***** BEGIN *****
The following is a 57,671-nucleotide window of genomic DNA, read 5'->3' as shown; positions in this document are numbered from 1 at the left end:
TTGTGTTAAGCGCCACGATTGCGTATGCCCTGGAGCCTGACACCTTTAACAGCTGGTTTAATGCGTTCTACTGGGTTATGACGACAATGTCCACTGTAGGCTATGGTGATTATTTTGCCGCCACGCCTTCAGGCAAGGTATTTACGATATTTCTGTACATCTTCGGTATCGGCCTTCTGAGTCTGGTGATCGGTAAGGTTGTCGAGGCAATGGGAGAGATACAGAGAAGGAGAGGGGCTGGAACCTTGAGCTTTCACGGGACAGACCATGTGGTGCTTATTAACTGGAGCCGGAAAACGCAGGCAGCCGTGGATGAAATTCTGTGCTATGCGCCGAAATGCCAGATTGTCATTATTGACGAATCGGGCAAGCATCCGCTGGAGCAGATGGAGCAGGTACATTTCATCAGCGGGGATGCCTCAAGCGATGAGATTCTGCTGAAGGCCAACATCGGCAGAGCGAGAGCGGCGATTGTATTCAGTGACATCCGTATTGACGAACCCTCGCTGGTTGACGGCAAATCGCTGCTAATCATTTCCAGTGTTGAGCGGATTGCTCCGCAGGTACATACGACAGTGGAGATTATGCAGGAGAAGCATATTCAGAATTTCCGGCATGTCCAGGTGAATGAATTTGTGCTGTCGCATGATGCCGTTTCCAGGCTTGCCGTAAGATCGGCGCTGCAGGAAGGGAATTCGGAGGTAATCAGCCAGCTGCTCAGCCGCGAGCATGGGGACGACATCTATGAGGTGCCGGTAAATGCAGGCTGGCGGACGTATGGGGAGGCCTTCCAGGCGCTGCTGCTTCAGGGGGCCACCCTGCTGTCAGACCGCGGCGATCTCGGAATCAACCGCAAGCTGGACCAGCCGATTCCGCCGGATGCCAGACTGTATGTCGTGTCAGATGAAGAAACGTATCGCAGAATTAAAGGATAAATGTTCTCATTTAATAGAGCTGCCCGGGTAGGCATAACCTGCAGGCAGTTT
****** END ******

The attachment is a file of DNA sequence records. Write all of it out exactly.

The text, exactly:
The following is a 57,671-nucleotide window of genomic DNA, read 5'->3' as shown; positions in this document are numbered from 1 at the left end:
TTGTGTTAAGCGCCACGATTGCGTATGCCCTGGAGCCTGACACCTTTAACAGCTGGTTTAATGCGTTCTACTGGGTTATGACGACAATGTCCACTGTAGGCTATGGTGATTATTTTGCCGCCACGCCTTCAGGCAAGGTATTTACGATATTTCTGTACATCTTCGGTATCGGCCTTCTGAGTCTGGTGATCGGTAAGGTTGTCGAGGCAATGGGAGAGATACAGAGAAGGAGAGGGGCTGGAACCTTGAGCTTTCACGGGACAGACCATGTGGTGCTTATTAACTGGAGCCGGAAAACGCAGGCAGCCGTGGATGAAATTCTGTGCTATGCGCCGAAATGCCAGATTGTCATTATTGACGAATCGGGCAAGCATCCGCTGGAGCAGATGGAGCAGGTACATTTCATCAGCGGGGATGCCTCAAGCGATGAGATTCTGCTGAAGGCCAACATCGGCAGAGCGAGAGCGGCGATTGTATTCAGTGACATCCGTATTGACGAACCCTCGCTGGTTGACGGCAAATCGCTGCTAATCATTTCCAGTGTTGAGCGGATTGCTCCGCAGGTACATACGACAGTGGAGATTATGCAGGAGAAGCATATTCAGAATTTCCGGCATGTCCAGGTGAATGAATTTGTGCTGTCGCATGATGCCGTTTCCAGGCTTGCCGTAAGATCGGCGCTGCAGGAAGGGAATTCGGAGGTAATCAGCCAGCTGCTCAGCCGCGAGCATGGGGACGACATCTATGAGGTGCCGGTAAATGCAGGCTGGCGGACGTATGGGGAGGCCTTCCAGGCGCTGCTGCTTCAGGGGGCCACCCTGCTGTCAGACCGCGGCGATCTCGGAATCAACCGCAAGCTGGACCAGCCGATTCCGCCGGATGCCAGACTGTATGTCGTGTCAGATGAAGAAACGTATCGCAGAATTAAAGGATAAATGTTCTCATTTAATAGAGCTGCCCGGGTAGGCATAACCTGCAGGCAGTTT